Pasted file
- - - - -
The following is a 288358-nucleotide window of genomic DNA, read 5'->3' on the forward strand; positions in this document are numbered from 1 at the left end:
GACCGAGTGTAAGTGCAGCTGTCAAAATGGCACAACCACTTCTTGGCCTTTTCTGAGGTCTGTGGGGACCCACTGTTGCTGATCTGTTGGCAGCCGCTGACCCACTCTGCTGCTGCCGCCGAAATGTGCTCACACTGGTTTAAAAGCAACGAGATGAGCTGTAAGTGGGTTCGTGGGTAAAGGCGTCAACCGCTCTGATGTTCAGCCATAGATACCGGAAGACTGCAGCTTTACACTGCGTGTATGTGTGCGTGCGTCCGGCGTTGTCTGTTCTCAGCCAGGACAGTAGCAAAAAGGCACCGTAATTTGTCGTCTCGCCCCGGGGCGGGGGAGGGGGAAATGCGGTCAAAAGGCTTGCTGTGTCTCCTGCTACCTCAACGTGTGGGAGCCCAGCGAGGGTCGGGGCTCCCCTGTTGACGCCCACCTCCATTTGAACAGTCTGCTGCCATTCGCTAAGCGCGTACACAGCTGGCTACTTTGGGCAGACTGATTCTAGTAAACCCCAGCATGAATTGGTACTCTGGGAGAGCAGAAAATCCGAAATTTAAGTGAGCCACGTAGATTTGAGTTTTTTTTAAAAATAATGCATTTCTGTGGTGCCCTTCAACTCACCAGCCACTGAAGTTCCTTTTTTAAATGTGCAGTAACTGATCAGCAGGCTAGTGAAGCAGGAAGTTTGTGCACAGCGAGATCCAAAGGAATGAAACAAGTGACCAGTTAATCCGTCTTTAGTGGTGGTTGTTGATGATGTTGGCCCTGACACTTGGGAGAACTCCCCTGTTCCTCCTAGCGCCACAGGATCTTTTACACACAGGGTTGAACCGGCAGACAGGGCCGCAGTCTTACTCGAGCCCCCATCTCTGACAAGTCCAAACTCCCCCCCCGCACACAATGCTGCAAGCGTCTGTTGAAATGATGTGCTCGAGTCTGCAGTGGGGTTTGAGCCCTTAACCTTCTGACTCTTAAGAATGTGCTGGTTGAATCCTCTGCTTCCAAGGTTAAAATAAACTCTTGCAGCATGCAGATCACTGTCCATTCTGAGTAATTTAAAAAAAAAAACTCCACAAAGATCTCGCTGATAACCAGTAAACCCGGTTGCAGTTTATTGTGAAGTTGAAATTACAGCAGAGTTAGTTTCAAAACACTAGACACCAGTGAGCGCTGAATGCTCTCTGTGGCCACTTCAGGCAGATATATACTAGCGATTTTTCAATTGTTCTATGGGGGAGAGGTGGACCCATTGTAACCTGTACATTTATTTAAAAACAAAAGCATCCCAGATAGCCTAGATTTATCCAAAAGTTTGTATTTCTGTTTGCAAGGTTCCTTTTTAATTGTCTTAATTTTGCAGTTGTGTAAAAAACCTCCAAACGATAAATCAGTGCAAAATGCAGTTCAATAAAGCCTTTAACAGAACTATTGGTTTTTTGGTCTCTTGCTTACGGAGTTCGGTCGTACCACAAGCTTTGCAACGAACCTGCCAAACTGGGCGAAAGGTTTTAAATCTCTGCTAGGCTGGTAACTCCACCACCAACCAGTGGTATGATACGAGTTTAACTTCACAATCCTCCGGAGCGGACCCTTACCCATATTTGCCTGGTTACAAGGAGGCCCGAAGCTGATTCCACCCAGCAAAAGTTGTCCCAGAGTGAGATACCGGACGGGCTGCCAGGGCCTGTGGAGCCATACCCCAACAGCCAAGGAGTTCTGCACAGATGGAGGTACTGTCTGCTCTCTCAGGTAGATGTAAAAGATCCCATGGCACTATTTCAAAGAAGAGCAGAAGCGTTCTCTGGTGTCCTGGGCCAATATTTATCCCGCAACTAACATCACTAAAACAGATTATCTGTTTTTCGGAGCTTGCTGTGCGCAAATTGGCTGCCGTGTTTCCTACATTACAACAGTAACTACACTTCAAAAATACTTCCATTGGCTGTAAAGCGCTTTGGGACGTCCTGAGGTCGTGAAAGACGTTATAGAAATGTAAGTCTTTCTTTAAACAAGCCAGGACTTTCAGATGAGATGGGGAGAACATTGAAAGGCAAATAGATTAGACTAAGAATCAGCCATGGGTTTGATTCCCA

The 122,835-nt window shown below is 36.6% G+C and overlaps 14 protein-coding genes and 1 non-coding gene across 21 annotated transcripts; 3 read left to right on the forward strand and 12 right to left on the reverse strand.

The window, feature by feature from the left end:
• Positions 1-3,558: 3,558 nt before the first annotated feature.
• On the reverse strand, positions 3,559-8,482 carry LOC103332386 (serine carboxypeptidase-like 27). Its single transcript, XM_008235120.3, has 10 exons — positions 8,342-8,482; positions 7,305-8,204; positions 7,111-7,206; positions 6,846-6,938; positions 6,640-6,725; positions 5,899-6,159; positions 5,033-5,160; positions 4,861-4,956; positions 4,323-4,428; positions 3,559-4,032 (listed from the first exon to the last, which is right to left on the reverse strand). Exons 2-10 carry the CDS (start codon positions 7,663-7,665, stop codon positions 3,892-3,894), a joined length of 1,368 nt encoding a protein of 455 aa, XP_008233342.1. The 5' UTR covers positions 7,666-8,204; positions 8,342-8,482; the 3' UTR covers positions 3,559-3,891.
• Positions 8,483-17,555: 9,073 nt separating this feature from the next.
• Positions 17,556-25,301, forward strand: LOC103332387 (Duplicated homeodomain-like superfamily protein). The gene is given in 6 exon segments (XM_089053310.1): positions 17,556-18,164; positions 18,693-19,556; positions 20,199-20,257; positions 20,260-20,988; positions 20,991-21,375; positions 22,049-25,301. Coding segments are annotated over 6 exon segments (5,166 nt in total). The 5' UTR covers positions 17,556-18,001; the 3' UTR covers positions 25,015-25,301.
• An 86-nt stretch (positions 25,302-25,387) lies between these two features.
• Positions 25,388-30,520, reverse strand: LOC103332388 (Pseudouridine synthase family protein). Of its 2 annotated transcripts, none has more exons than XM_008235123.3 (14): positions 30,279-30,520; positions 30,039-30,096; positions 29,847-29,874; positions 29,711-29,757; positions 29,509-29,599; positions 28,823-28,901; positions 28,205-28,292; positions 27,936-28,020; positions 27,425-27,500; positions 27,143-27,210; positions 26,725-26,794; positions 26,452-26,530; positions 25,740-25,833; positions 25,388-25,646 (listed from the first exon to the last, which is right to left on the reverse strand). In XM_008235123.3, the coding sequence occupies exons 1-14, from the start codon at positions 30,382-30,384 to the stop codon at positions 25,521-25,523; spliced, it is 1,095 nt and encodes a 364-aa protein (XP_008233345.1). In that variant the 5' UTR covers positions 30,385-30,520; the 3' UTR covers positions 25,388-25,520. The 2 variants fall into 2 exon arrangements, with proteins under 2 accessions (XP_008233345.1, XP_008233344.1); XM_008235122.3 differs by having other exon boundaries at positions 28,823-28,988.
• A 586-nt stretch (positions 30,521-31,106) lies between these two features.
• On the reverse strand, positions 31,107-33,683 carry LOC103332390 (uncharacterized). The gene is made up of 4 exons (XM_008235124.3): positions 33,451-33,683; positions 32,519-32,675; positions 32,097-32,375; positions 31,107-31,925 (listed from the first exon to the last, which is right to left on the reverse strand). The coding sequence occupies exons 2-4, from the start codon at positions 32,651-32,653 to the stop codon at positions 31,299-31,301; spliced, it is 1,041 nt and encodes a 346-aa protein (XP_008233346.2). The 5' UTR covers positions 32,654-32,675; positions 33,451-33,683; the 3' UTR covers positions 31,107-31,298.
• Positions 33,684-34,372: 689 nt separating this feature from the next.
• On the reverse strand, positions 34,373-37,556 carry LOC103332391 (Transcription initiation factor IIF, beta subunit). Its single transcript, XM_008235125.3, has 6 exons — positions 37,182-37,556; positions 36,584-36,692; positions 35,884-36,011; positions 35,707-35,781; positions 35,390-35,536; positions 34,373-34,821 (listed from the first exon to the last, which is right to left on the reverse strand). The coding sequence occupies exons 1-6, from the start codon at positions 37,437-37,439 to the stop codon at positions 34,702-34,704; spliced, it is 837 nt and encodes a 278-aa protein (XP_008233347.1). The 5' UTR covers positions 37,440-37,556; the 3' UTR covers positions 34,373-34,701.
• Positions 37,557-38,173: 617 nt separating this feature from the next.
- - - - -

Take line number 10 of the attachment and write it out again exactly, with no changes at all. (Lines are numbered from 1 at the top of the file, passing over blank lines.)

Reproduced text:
• Positions 25,388-30,520, reverse strand: LOC103332388 (Pseudouridine synthase family protein). Of its 2 annotated transcripts, none has more exons than XM_008235123.3 (14): positions 30,279-30,520; positions 30,039-30,096; positions 29,847-29,874; positions 29,711-29,757; positions 29,509-29,599; positions 28,823-28,901; positions 28,205-28,292; positions 27,936-28,020; positions 27,425-27,500; positions 27,143-27,210; positions 26,725-26,794; positions 26,452-26,530; positions 25,740-25,833; positions 25,388-25,646 (listed from the first exon to the last, which is right to left on the reverse strand). In XM_008235123.3, the coding sequence occupies exons 1-14, from the start codon at positions 30,382-30,384 to the stop codon at positions 25,521-25,523; spliced, it is 1,095 nt and encodes a 364-aa protein (XP_008233345.1). In that variant the 5' UTR covers positions 30,385-30,520; the 3' UTR covers positions 25,388-25,520. The 2 variants fall into 2 exon arrangements, with proteins under 2 accessions (XP_008233345.1, XP_008233344.1); XM_008235122.3 differs by having other exon boundaries at positions 28,823-28,988.